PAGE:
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Posted at 07:00 AM ET, 01/02/2012

What Newt Gingrich’s three wives tell us about the president he’d be

Maybe Newt Gingrich’s marital history isn’t the leading predictor of his performance as president.

But the way a man treats the women in his life does, as he himself has acknowledged, offer us a window into his character. His record as a husband does parallel a certain fickleness on policy. And the women he ch
Rep. Newt Gingrich looks on as his wife Marianne holds up a copy of their book, “Window of Opportunity” during a news conference on Capitol Hill, Monday, March 20, 1989 in Washington. (John Duricka - ASSOCIATED PRESS)
ose to marry do tell us something about his evolution as a person.

In his teens, he married a woman who mothered him. In his 30s, he wed a woman who was broken by him. And in his 60s, he partnered with a woman who accessorized him. As president, is the best we could hope for some combo of spoiled child, browbeating bully and smug trophy holder?

The first Mrs. Newt Gingrich was Jackie Battley, his high school geometry teacher from Columbus, Georgia. They married in 1962, when he had just turned 19 and she was 26. Jackie supported him financially through college and graduate school; a Georgia colleague once told Vanity Fair that “all the way through the Ph.D., he didn’t work.”

Another friend from that era described Jackie as a “nurturing, mothering kind of person”who “finished raising him.”

“He was her little boy,” said Kit Gingrich, Newt’s actual mother, who struggled with bipolar disorder.

Over the course of their 18-year marriage, the couple had two daughters and Gingrich joined the faculty of West Georgia College history department.

With Jackie’s tireless and indispensible help, Gingrich ran three times for Congress as a “moral values” man before he was elected to his first term in 1978. His former campaign aides have told reporters that their efforts were made more complicated by the candidate’s philandering and indiscretion.

Even when he eventually prevailed at the ballot box, “It was a very, very bad period of my life,” he later told Mother Jones: “I ultimately wound up at a point where suicide, or going insane, or divorce were the last three options.” By 1980, Gingrich had made his choice.

“It came as a complete surprise,” Jackie later told the Washington Post’s Lois Romano. “He walked out in the spring.” That September, Jackie, in the hospital for her third cancer surgery, had a visitor. Their daughters told her, “Daddy is downstairs.” But when he came up, Jackie told the Post, “He wanted to discuss the terms of the divorce while I was recovering.”

(Thankfully, the first Mrs. G. survived her illness, and her daughter, Jackie Gingrich Cushman, recently wrote that the situation was more complicated, and less-one-sided, than her mother had suggested.)

Gingrich, ever optimistic, married Marianne Ginther as soon as his union with Jackie was dissolved. (I’ll say this for Newt; he makes good on his pledges to paramours.)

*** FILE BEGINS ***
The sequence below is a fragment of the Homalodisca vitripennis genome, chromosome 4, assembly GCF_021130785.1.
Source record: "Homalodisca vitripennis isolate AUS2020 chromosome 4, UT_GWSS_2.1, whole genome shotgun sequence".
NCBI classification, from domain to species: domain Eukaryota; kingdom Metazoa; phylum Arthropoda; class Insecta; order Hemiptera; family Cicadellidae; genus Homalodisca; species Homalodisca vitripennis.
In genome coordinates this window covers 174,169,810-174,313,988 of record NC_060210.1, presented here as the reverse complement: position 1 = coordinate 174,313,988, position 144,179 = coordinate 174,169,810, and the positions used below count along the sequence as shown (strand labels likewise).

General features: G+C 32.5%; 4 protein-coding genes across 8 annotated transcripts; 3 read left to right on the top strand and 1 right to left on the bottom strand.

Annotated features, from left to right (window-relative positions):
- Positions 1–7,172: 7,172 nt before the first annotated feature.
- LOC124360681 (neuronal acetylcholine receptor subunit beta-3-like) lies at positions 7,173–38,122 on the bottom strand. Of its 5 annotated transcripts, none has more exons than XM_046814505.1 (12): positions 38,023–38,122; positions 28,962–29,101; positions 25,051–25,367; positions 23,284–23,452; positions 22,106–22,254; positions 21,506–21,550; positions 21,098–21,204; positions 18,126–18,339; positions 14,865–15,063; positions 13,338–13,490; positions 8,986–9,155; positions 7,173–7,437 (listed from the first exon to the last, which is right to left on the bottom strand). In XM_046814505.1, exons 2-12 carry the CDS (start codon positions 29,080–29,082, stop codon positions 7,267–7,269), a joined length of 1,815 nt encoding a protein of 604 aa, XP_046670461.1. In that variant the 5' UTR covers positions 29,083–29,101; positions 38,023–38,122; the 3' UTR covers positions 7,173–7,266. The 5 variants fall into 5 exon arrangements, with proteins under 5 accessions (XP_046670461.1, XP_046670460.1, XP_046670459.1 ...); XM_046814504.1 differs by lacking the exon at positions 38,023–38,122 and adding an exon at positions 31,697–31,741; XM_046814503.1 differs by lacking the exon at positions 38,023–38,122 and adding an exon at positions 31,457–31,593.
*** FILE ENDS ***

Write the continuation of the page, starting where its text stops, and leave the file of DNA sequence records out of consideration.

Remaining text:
Marianne, only 27, became an ideal cloth-coat Republican wife for Newt’s two-decade career in Congress. While the marriage lasted 19 years, by 8 years in, the Congressman was feeling his old familiar emotional upheaval, telling the Washington Post that chances of this second marriage succeeding were “53-47.” (The couple had separated in 1987 but reconciled in late 1993.)

“You talk about crying!” he told the Post’s Myra McPherson. “The spring of 1988, I spent a fair length of time trying to come to grips with who I was and the habits I had …. I really spent a period of time where, I suspect, I cried three or four times a week. I read “Men Who Hate Women and the Women Who Love Them” and I found frightening pieces that related to ... my own life.”

Nevertheless, the marriage continued and his political stance on the nuclear family as the essential ethical and moral unit of society was stronger than ever.

His GOP 1994 Contract with America had turned both chambers of Congress from Democratic to Republican for the 1st time in 20 years and put Gingrich in the Speaker’s chair.

By 1995, Speaker Gingrich told the author of “Passages: Predictable Crises of Adult Life” that “one of the most painful things I’ve ever been through in my whole life” was “trying to understand the degree to which behaviors that I thought were totally appropriate were destructive.”

For her part, Marianne told Sheehy “I would have to honestly say that Newt has worked very, very hard to change.”

“Since Newt became a national celebrity, he has no shortage of female admirers,” Sheehy wrote. “Callista Bisek, a former aide in Congressman Steve Gunderson’s office … has been a favorite breakfast companion.”

His divorce petition was filed in August 1999. By then, he had been disciplined by the House over ethics accusations, and the Republican Party had big losses in the 1998 midterms. Gingrich left public life, and private citizen Gingrich’s second divorce was acrimonious with roughly 60 pleadings and counter-pleadings in Cobb County George Superior Court.

In the process, his ongoing extramarital affair with 33-year-old Callista was made public, and when his second divorce from Marianne was complete in 2000, Newt, 56, quickly married his pretty breakfast companion, 23 years his junior.

“Newt always wanted to be somebody,” his second wife said in 2010. But one thing the public spectacle of his personal upheavals do not make clear is whether, even now, he has settled on who that somebody is.

Bonnie Goldstein was a coat-check girl in the 60s, a hippie in the 70s, a private eye in the 80s, a US Senate investigator in the early 1990s and TV news producer in the late 90s. During the first millennial decade, she was an Internet journalist and meddler in the lives of her adult children. She is married to the novelist James Grady. Follow her on Twitter: @KickedByAnAngel

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